I had always dreamed of being here, and now I was. The sound of the water softly running onto the shore sounded just like I had imagined it would. Small boats were traversing the loch, no doubt packed with tourists like myself, hoping to catch a glimpse of Nessie. The weather was perfectly Scottish, the sun’s presence strongly implied, though not overly stated. Soft drizzle created small drops of moisture on my windbreaker. The air was cold, fresh. The feeling of giddiness running through my bones forced me to act like I had never before. I waved to strangers, a stupid grin plastered on my face with no sign of relinquishing its hold on my cheeks. 


06:38, Monday.

“Is everything ready for tonight?” a husky voice asked through the phone.

“Yes, boss,” replied Sean, sheepishly. “The boys are ready to collect the package. “I’ve arranged for a driver to be ready at the pickup point at 10pm.”

“You better be sure, Sean,” the boss remarked. “I lost two good men pulling off this job, and I’ll be damned if I let you fuck this up any further. How sure are you that we’re in the clear?”

“We’re clear, sir. The gear has been hidden for three weeks. My mole informed me that the Yard has diverted all their resources to a kidnapping case.”

“Phone me when it’s done.”

“Yes, s — ” before Sean could finish his sentence, the line went dead.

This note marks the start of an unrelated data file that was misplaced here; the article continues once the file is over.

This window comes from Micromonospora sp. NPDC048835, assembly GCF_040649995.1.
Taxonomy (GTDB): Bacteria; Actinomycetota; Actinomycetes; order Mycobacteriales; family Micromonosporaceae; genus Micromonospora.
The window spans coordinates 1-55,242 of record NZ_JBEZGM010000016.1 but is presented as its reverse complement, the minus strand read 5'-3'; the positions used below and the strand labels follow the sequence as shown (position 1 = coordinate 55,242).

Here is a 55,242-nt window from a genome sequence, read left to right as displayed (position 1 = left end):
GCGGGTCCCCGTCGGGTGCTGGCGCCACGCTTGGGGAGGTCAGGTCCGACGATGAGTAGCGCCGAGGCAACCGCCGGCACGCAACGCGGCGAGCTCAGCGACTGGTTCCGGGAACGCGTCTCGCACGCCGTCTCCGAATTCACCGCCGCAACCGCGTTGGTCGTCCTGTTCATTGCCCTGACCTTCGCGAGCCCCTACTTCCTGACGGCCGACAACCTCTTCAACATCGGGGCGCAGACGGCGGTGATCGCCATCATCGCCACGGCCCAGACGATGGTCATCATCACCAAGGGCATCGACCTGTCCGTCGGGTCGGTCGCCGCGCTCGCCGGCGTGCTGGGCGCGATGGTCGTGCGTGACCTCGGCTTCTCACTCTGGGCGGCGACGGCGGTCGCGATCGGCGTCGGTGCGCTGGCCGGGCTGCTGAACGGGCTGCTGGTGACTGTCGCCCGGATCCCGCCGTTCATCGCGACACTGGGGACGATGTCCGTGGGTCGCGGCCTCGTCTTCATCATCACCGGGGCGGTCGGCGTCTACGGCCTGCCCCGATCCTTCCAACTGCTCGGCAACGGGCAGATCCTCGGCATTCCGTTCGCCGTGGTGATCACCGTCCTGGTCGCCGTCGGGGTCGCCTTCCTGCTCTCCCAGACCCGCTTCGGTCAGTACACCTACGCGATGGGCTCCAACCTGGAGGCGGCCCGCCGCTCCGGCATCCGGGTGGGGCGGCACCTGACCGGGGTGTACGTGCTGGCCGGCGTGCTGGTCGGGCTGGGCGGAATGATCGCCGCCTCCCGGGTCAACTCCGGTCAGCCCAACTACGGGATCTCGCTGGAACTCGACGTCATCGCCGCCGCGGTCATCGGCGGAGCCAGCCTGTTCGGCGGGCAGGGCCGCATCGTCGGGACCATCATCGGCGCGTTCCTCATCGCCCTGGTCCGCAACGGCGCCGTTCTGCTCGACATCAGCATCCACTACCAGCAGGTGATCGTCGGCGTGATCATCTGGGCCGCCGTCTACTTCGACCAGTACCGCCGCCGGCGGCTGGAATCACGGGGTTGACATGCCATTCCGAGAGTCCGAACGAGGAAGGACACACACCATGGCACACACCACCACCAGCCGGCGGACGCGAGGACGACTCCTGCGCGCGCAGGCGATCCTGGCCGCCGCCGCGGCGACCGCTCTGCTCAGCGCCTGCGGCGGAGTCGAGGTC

God, please let this go off without a hitch…


09:45, Monday

I started my day with a brisk walk around some of the shoreline, ‘casing out the joint,’ as a gangster from a black and white movie might say. I needed to get a sense of where I could setup some of the cameras I had brought with. They were motion-sensing cameras that I had ‘borrowed’ from the office. My job as an armed responder for a private security firm didn’t have many benefits, but access to world-class surveillance equipment was a decent one.

After a few hours, I had found a few prime Nessie-spotting locations. A few pieces of sticky tape and wire later and my camera traps were up and ready to capture the pictures of the century.

How am I going to spend my money? I really hope the fame doesn’t go to my head…


19:00, three hours until the pickup

Sean looked at his watch for what felt like the millionth time.

"Why did I pick such a late time to do the pickup?" Sean muttered to himself. "It's fucking Scotland, it's dark enough already."



I was taking a strategic snooze when my computer started beeping. One of the cameras had captured something! With my pants now on — in record time, I might add — I was out of the B&B door.